Feds Admit More Obamacare Co-Op Flops Ahead
Federal officials admitted for the first time Monday that the collapse of the largest and most costly of nearly two dozen Obamacare-funded health insurance co-ops may not be the program’s last failure.
The admission followed the collapse Friday of Health Republic of New York after regulators ordered the co-op “to cease writing new health insurance policies,” leaving 155,000 customers scrambling to find new coverage by the end of the year.
“If a co-op has solvency issues, and we cannot rule out that others may this year, we will work with the states so that consumers have affordable options on the marketplace,” said Department of Health and Hhuman Services spokesman Aaron Albright. “As a startup business, we recognize not all will succeed.” Albright is a spokesman for the department’s Centers for Medicare and Medicaid Services (CMS), which administers Obamacare.
The federal government gave Health Republic $265 million in start-up money in 2012. Taxpayers also funded an additional $91 million in emergency “solvency loans” last year, for a total of $356 million. The startup funds were to be paid back after the co-ops became financially viable.
The $356 million for Health Republic went to Sarah Horowitz, a liberal New York political activist who previously launched the Freelancers Insurance Company that state officials have ranked as providing the poorest consumer service among Empire State health insurers.
Horowitz was awarded another $170 million to start Obamacare health co-ops in New Jersey and Oregon. Health Republic is the sixth of 23 Obamacare co-ops to fail since the $2.4 billion program was launched in 2011. Co-ops in Vermont, Iowa, Nebraska, Nevada and Louisiana have also been terminated.
Critics of the program said that CMS was only recognizing the reality of the disaster unfolding for the remaining co-ops.
“CMS is begrudgingly acknowledging reality,” said Grace-Marie Turner, president of the Galen Institute, a free-market health policy think tank. “They recognize that failures are going to be popping up in the near future.”
Thomas Miller, a resident scholar and health insurance expert at the American Enterprise Institute (AEI), said it’s possible up to 10 co-ops could fail this year.
Louisiana Insurance Commissioner Jim Donelon, who presided over the collapse of the Louisiana Health CO-OP, believes all of the Obamacare co-ops were doomed from the beginning.
“I think the challenge of rolling out a new health insurer at the same time as the roll out of the Affordable Care Act was a near impossible task,” Donelon said.
“It’s playing out that way in 22 of the 23 states,” he said, noting that insurance industry ratings experts found that last year all but one of the co-ops suffered large net losses.
New York insurance regulators refused to disclose financial data about Health Republic’s problems and gave no explanation for why the co-op failed.
Data collected by the independent National Association of Insurance Commissioners (NAIC), however, show that Health Republic lost $94 million in 2014, more than a third of the $241 million the co-op had in cash on hand. The total amount of losses by all co-ops was released in a report filed by the Galen Institute and AEI’s Miller.
Louisiana co-op documents obtained by TheDCNF from the Louisiana insurance department also illustrate why most co-ops are failing.
The Louisiana co-op reported it had received $60 million in federal funds, but faced $46 million in liabilities in the last two quarters of 2014. Net losses last year were $21 million. The co-op was far behind in payments to hospitals and doctors, with more than half of its accounts due being unpaid from 90 to more than 120 days.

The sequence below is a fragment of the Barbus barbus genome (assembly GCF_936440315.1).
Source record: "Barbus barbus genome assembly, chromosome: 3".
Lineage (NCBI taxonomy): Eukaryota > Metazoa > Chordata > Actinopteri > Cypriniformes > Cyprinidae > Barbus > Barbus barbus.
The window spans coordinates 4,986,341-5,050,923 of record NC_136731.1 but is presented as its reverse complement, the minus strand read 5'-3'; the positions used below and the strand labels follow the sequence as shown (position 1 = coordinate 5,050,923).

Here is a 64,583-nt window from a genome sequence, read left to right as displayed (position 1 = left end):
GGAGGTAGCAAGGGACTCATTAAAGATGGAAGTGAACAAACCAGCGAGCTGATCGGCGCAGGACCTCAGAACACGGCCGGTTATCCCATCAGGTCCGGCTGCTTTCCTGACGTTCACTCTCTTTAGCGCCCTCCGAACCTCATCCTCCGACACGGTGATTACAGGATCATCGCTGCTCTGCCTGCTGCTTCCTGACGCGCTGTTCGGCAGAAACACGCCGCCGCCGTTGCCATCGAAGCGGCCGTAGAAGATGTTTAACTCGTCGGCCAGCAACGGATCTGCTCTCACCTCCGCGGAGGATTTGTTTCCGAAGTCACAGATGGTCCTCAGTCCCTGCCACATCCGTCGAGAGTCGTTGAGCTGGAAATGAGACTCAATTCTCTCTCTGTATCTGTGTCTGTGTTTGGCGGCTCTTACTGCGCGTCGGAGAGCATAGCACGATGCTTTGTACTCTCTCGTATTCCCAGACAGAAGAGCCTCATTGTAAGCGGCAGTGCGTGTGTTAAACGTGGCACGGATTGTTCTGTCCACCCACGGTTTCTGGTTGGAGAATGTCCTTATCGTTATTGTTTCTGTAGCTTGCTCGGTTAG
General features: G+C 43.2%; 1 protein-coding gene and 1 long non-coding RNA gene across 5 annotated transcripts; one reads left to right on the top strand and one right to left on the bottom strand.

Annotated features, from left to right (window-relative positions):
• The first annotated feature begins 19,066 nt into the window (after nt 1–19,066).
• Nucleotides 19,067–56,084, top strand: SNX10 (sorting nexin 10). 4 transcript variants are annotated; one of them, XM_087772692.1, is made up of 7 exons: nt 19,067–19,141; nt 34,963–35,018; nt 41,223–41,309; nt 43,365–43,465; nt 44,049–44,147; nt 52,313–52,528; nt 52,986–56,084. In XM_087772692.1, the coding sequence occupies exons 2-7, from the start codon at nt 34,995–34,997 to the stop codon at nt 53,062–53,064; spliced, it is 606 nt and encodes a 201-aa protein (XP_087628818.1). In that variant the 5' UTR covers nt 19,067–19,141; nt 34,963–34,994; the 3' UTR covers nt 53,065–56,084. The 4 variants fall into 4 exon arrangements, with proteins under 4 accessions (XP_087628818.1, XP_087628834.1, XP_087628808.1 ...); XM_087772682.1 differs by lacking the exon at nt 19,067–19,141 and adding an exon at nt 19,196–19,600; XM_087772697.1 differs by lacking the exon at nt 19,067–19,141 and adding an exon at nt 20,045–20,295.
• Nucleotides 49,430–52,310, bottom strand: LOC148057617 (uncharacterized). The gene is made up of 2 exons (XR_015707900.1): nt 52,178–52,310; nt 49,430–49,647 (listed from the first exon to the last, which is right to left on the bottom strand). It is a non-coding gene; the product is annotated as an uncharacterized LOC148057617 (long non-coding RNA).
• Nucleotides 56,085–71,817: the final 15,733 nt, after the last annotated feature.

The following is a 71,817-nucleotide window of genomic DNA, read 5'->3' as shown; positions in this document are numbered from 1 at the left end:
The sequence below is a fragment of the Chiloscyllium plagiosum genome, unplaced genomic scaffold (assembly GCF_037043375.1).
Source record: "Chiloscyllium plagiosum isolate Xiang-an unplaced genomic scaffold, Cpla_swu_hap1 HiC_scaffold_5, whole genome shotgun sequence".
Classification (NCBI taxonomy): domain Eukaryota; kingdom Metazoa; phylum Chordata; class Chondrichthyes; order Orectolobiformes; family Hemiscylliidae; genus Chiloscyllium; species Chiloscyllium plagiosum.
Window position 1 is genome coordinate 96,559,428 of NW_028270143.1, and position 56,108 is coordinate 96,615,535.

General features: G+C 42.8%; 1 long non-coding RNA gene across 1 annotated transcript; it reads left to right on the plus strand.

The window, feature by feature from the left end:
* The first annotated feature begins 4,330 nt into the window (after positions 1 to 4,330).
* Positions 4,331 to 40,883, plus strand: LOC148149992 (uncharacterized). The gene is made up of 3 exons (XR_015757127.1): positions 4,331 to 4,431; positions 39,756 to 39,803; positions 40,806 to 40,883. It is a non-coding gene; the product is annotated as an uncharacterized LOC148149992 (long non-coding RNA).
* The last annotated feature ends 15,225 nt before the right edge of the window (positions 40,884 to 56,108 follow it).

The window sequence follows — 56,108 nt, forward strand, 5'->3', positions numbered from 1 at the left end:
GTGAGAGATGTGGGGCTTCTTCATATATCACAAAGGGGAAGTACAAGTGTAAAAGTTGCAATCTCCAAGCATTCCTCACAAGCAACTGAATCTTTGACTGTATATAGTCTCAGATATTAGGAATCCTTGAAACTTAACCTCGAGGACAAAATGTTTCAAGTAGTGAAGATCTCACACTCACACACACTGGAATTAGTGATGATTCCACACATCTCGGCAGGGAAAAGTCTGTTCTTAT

Turner said the next co-op to go belly up could be the Kentucky Health Cooperative, which serves customers there and in West Virginia. It is the second largest co-op behind Health Republic and claimed 57,000 customers in 2014.
“Kentucky is one that we have our eye on. It’s the second biggest enrollment after NY,” Turner said.
Because the co-op was unprepared for a large enrollment, Turner said it has had to pay higher premiums to other insurers for access to their doctors, clinics and hospitals.
“Most have to rent networks from established carriers for which they have to pay a premium. And they attracted a sicker population, so they had to pay higher costs,” she said.
CMS gave the Kentucky co-op $65 million in emergency solvency funding in November 2014. The infusion of capital was to assure the co-op met state requirements for minimum cash on hand.
NAIC reported that last year the Kentucky co-op faced net losses of $127 million, with $124 million in federal cash.
Like New York, the co-op with customers in Iowa and Nebraska had high enrollment. ut because the co-op was paying $1.40 in benefits for every $1 it got in premiums, the higher enrollment only meant bigger losses.
The quickening downward spiral of the co-ops, which represented a vision of President Barack Obama and co-op activists in 2010, now is taking a toll on their once friendly relations.
The National Alliance of State Health CO-OPs, a trade association representing the Obamacare co-ops, has blamed the problems on the Obamacare law itself and programming decisions by Obama administration officials.
Following Health Republic’s collapse, Kelly Crowe, NASHCO’s CEO, released a statement saying “from practically their inception, health insurance co-ops have been hamstrung by both the structure of the program and the way in which [Obamacare] was implemented.”
Capitalization levels “were insufficient” and the program contained numerous “regulatory obstacles,” she said.
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